“What does your notebook tell you?”
“It tells me that the Bible can’t decide. The Old Testament says, ‘The Lord is a man of war: the Lord is his name.’ But the New Testament says, ‘The God of peace be with you all.'”Exodus 15:3, Romans 15:33.
“Nathan, tell me which biblical figure said this: ‘Do not think that I have come to bring peace on earth; I have not come to bring peace, but a sword.'”Matthew 10:34. Jesus is not here speaking of the wars of ancient Israel in the promised land. He goes on to explain that those who follow Him must expect to suffer strife and rejection; they may be rejected even by their own families.
“I’m guessing Moses. In the Old Testament.”
“No, Jesus. In the New.”
“You’re kidding me.”
“Nope. How about this? In the Old Testament, which you think is so warlike, which qualities are most often attributed to God?”
“I’ll say anger and jealousy.”
“False. Love and compassion.”
“Prof, are you sure you’re not getting the two testaments mixed up?”
“Not at all. Both testaments are describing the same God, but over the course of salvation history He discloses Himself more and more fully. It turns out that He’s fierce with us because He loves us. He has too much compassion to put up with our self-destruction.”
“I don’t like how this is going,” said Nathan.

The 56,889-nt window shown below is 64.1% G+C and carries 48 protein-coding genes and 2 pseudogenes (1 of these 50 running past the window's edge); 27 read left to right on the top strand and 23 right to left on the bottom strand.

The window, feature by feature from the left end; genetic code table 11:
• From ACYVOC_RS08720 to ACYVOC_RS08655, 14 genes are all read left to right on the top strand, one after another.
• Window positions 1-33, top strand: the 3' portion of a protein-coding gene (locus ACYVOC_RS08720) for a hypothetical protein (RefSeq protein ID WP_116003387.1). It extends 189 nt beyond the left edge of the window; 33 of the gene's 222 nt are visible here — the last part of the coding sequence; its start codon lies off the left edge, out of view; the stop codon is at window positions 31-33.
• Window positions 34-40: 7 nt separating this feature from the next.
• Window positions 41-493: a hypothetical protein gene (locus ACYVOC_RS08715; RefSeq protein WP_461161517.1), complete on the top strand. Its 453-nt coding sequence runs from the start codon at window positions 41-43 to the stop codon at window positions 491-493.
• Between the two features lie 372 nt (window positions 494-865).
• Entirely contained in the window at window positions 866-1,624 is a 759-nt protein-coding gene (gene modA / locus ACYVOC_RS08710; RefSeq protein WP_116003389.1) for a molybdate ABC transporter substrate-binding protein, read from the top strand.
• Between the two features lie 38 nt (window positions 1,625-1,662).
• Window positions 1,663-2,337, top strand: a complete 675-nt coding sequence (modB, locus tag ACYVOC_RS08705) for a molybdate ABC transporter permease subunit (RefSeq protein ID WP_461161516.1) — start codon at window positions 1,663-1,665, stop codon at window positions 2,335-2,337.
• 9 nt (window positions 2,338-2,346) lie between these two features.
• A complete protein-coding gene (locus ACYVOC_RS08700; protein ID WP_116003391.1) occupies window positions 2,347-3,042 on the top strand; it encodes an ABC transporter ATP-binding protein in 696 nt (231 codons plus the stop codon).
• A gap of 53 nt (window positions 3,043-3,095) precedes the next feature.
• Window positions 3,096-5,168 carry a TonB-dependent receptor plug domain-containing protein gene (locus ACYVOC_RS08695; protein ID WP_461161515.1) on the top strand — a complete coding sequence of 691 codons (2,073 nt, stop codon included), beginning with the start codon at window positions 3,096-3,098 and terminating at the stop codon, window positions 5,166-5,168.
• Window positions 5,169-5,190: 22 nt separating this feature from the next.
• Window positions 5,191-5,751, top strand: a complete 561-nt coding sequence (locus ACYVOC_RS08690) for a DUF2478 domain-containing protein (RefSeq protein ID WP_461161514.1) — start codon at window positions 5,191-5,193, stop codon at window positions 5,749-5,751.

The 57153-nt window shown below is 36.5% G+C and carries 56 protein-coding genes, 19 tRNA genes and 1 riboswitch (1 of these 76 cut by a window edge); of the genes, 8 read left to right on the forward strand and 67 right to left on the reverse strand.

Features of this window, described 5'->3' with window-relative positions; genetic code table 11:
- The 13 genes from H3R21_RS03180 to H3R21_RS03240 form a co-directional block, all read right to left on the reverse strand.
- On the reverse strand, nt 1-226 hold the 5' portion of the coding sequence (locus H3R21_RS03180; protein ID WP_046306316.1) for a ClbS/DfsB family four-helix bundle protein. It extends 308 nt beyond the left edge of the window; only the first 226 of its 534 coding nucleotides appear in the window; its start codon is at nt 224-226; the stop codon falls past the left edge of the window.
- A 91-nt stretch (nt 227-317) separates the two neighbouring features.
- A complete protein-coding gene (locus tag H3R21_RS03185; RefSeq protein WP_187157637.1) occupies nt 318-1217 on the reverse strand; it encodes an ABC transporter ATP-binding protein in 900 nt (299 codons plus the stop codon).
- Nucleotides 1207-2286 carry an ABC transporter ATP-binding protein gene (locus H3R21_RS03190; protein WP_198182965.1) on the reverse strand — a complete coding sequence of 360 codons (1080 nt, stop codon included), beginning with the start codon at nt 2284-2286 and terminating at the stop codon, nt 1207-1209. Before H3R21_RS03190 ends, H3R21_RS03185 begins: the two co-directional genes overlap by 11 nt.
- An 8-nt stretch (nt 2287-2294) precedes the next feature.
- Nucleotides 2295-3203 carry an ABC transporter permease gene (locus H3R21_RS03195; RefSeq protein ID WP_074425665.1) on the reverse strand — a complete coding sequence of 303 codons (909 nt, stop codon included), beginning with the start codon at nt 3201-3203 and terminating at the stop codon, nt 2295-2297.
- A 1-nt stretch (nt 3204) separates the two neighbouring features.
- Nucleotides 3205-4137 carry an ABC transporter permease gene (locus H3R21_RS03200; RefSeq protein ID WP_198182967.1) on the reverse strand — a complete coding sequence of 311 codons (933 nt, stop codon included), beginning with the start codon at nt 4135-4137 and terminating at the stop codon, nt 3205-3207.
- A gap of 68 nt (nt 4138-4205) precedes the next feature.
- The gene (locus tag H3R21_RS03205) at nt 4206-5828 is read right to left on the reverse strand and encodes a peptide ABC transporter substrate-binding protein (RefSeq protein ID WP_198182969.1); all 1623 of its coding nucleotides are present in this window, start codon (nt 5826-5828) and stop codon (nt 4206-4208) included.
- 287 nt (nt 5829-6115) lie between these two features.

“The next category was the meaning of life.”
He fluttered through the leaves of the notebook again. “I don’t actually have a biblical inconsistency about that subject. Will you take one about how to live your life?”
I laughed. “Shoot.”
“One of the Proverbs says, ‘He who finds a wife finds a good thing, and obtains favor from the Lord.’ But Paul wrote, ‘To the unmarried and the widows I say that it is well for them to remain single as I do.’ See? First the Bible says getting married is good, then it says getting married is bad.”Proverbs 18:22, 1 Corinthians 7:8.
“No, it doesn’t. Read what Paul wrote before the part you read.”
“That wasn’t at the atheist website where I, uh —”
“I’ll tell you. He wrote: ‘I wish that all were as I myself am. But each has his own special gift from God, one of one kind and one of another.’1 Corinthians 7:7, emphasis added. See? He wasn’t calling marriage bad. He was saying that lifelong faithful marriage and lifelong consecrated celibacy are both gifts from God. One is just better. Do you have a better example?”